Moreover, Cemaphore has released a unique application called MailShadowG, which allows users of the G1 to synchronize their email, contacts and calendars with a Microsoft Exchange server. Unfortunately, the application doesn't make a direct connection between the mobile device and the Exchange Server. MailShadowG provides bi-directional synchronization of email, calendars, and contacts by working through Microsoft Outlook running on a PC.
Basically the email received on the Exchange Server is forwarded to Outlook on the user's desktop. It is then synchronized by MailShadowG with the Google Gmail server, which pushes it out to the G1, and vice versa. Other companies are working to offer a more direct approach, but for now MailShadowG is the only application available for customers who are using Microsoft Exchange for their business. You can find a 15-day trial here.
Until the Microsoft Exchange synching process will be available, let's discuss another aspect of the connectivity options of G1. Just as the title says, this is a short tutorial of how G1 (or any other Android-based smartphone) can be connected to a PC.
First of all you need 2 pieces of software installed on your PC, Java and the latest Android SDK. You can find both here and here. After installing Java, download and extract Android SDK to a new folder on your computer. The SDK is compatible with Windows XP and Vista, Mac OS X 10.4.8 or later (x86 only) and Linux (tested on Linux Ubuntu Dapper Drake). After unpacking the SDK you'll have to point out a Path to where the Java has been installed on your computer. Right click on My Computer – Advanced tab, Environment Variables. Where it says PATH you need to click the Edit button and paste the link to the folder where the java.exe file has been installed. In my case, as you can see from the screenshots, it's C:\Program Files\Java\jre6\bin.
There are some settings that you must change on your smartphone also. Go to Settings, Applications, Development, USB Debugging (must be checked). For those who want only quick access to their memory card, it's possible without using Android SDK. Connect your phone with the USB cable. The PC should detect the phone and will ask for the drivers. These are found in the SDK directory (after unpacking), under the 'usb_driver' folder. Point out where the driver is and check out your smartphone screen. It will show a little trident icon in the upper left corner, which means that the phone is connected to the PC.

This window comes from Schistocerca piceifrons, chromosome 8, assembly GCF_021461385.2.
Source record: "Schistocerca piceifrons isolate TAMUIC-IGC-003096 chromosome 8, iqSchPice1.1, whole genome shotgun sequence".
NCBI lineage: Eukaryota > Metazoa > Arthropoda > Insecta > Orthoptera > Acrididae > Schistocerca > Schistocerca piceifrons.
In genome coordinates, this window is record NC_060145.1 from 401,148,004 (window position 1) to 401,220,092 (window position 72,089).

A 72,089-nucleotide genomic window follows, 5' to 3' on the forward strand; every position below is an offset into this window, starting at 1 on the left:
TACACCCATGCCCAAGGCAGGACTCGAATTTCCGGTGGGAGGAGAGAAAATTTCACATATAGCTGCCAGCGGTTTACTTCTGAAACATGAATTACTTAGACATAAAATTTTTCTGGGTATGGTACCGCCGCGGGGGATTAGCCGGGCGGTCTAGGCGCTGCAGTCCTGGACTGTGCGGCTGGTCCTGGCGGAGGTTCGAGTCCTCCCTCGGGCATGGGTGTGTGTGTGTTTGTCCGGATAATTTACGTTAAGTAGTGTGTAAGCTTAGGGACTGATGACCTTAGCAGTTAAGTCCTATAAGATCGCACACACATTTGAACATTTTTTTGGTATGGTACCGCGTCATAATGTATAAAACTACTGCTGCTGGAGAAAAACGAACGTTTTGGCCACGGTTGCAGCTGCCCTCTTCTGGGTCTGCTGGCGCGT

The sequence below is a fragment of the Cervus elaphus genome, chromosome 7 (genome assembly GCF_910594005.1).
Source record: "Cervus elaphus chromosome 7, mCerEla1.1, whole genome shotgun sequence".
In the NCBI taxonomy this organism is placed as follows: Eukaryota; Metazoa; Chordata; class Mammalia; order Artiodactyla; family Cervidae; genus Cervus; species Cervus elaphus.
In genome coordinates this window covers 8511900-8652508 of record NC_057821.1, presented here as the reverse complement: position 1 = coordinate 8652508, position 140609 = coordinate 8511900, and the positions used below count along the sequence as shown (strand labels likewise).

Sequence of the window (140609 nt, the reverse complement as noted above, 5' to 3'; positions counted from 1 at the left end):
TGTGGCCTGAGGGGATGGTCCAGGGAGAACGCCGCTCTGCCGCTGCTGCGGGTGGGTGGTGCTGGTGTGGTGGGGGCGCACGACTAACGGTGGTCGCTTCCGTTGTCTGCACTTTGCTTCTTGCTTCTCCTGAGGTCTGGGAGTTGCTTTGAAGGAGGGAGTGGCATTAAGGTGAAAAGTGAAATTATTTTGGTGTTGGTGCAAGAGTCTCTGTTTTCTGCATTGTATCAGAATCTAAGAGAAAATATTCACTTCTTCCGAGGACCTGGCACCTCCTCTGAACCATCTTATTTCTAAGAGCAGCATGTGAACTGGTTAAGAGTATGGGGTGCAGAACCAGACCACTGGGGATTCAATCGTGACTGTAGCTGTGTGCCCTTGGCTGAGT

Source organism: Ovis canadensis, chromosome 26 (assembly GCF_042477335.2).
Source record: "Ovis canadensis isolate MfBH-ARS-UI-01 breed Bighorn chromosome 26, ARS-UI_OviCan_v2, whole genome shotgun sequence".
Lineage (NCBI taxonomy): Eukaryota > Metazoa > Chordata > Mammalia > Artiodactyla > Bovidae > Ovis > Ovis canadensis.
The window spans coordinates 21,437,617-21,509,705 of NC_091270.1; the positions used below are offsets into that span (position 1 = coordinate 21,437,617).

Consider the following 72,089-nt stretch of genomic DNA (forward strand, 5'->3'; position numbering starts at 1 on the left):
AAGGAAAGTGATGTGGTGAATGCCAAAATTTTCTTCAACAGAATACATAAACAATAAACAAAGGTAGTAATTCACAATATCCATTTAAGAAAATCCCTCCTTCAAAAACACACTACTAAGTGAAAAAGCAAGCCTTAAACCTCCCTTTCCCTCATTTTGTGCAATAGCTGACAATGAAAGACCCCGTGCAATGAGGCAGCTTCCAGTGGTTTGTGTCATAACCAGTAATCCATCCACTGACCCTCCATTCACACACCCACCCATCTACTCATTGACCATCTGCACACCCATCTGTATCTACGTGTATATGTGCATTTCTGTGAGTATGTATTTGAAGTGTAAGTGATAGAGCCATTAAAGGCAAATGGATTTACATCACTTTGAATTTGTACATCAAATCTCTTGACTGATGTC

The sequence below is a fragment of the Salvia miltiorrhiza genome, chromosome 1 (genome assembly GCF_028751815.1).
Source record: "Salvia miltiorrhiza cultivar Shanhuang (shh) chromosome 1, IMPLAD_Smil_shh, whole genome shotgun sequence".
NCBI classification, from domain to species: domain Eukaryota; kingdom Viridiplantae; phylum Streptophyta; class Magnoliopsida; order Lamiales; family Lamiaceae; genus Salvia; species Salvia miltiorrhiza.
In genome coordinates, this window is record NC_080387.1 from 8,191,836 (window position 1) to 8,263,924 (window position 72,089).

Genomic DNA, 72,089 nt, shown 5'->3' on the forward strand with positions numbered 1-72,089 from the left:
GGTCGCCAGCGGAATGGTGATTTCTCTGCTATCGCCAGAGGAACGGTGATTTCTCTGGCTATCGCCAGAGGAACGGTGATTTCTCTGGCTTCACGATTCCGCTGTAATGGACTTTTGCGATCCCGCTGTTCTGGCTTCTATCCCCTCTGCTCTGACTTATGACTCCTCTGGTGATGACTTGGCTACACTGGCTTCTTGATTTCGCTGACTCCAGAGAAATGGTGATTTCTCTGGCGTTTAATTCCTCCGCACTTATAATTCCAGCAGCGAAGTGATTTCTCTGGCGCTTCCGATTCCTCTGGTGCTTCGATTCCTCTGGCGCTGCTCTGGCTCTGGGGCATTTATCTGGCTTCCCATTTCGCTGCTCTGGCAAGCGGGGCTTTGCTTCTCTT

BUT, to really have access to your SD card, you have to click on that notification icon (check screenshots). Click on the 'USB connected' window and choose to mount your SD card. That's the faster way to connect your Android-based smartphone to a PC.
Those who want access to the phone's memory or other complex features should follow the subsequent instructions. Go to where you unpacked Android SDK and click the 'ddms.bat' file, found in the Tools folder. What opens up is a debugging tool called Dalvik Debug Monitor. Android ships with this free application, which provides port-forwarding services, screen capture on the device, thread and heap information, logcat, process, and radio state information, incoming call and SMS spoofing, location data spoofing, and more. The interface is pretty intuitive, and you can pull or push files from the phone's memory, make screenshots and check out system info.
In case you didn't manage to connect your G1 with the PC, bear in mind that the smartphone is only compatible with USB 2.0, so if you have a USB 1.0 PCI card, it won't work. Also, I heard that some USB cables are not working with the G1, so I suggest keeping the one in the sales package. I hope this helps, but if you have any problems please leave us your comments below.
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